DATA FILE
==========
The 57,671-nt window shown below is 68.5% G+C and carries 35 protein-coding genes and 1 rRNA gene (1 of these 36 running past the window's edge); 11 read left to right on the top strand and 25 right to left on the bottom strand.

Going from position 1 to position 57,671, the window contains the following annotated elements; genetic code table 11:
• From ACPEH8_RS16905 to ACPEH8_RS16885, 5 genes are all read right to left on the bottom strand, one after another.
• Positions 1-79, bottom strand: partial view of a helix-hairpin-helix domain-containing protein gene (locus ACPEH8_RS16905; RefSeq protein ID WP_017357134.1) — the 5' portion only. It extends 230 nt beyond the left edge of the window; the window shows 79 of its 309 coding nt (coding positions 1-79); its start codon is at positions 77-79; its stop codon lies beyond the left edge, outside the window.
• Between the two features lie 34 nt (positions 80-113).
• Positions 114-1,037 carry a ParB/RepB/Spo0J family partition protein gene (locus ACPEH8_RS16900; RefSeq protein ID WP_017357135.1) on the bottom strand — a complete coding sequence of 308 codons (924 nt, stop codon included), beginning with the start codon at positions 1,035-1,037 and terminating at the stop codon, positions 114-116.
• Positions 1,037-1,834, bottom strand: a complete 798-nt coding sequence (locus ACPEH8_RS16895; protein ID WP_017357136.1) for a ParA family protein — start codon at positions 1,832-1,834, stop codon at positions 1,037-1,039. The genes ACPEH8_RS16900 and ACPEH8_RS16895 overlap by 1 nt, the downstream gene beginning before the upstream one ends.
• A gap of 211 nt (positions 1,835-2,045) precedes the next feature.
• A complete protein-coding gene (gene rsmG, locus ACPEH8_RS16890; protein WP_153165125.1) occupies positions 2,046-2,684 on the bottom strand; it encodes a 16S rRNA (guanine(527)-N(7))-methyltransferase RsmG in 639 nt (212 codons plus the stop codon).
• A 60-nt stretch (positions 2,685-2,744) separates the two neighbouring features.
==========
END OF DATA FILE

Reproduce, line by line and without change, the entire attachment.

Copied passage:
The 57,671-nt window shown below is 68.5% G+C and carries 35 protein-coding genes and 1 rRNA gene (1 of these 36 running past the window's edge); 11 read left to right on the top strand and 25 right to left on the bottom strand.

Going from position 1 to position 57,671, the window contains the following annotated elements; genetic code table 11:
• From ACPEH8_RS16905 to ACPEH8_RS16885, 5 genes are all read right to left on the bottom strand, one after another.
• Positions 1-79, bottom strand: partial view of a helix-hairpin-helix domain-containing protein gene (locus ACPEH8_RS16905; RefSeq protein ID WP_017357134.1) — the 5' portion only. It extends 230 nt beyond the left edge of the window; the window shows 79 of its 309 coding nt (coding positions 1-79); its start codon is at positions 77-79; its stop codon lies beyond the left edge, outside the window.
• Between the two features lie 34 nt (positions 80-113).
• Positions 114-1,037 carry a ParB/RepB/Spo0J family partition protein gene (locus ACPEH8_RS16900; RefSeq protein ID WP_017357135.1) on the bottom strand — a complete coding sequence of 308 codons (924 nt, stop codon included), beginning with the start codon at positions 1,035-1,037 and terminating at the stop codon, positions 114-116.
• Positions 1,037-1,834, bottom strand: a complete 798-nt coding sequence (locus ACPEH8_RS16895; protein ID WP_017357136.1) for a ParA family protein — start codon at positions 1,832-1,834, stop codon at positions 1,037-1,039. The genes ACPEH8_RS16900 and ACPEH8_RS16895 overlap by 1 nt, the downstream gene beginning before the upstream one ends.
• A gap of 211 nt (positions 1,835-2,045) precedes the next feature.
• A complete protein-coding gene (gene rsmG, locus ACPEH8_RS16890; protein WP_153165125.1) occupies positions 2,046-2,684 on the bottom strand; it encodes a 16S rRNA (guanine(527)-N(7))-methyltransferase RsmG in 639 nt (212 codons plus the stop codon).
• A 60-nt stretch (positions 2,685-2,744) separates the two neighbouring features.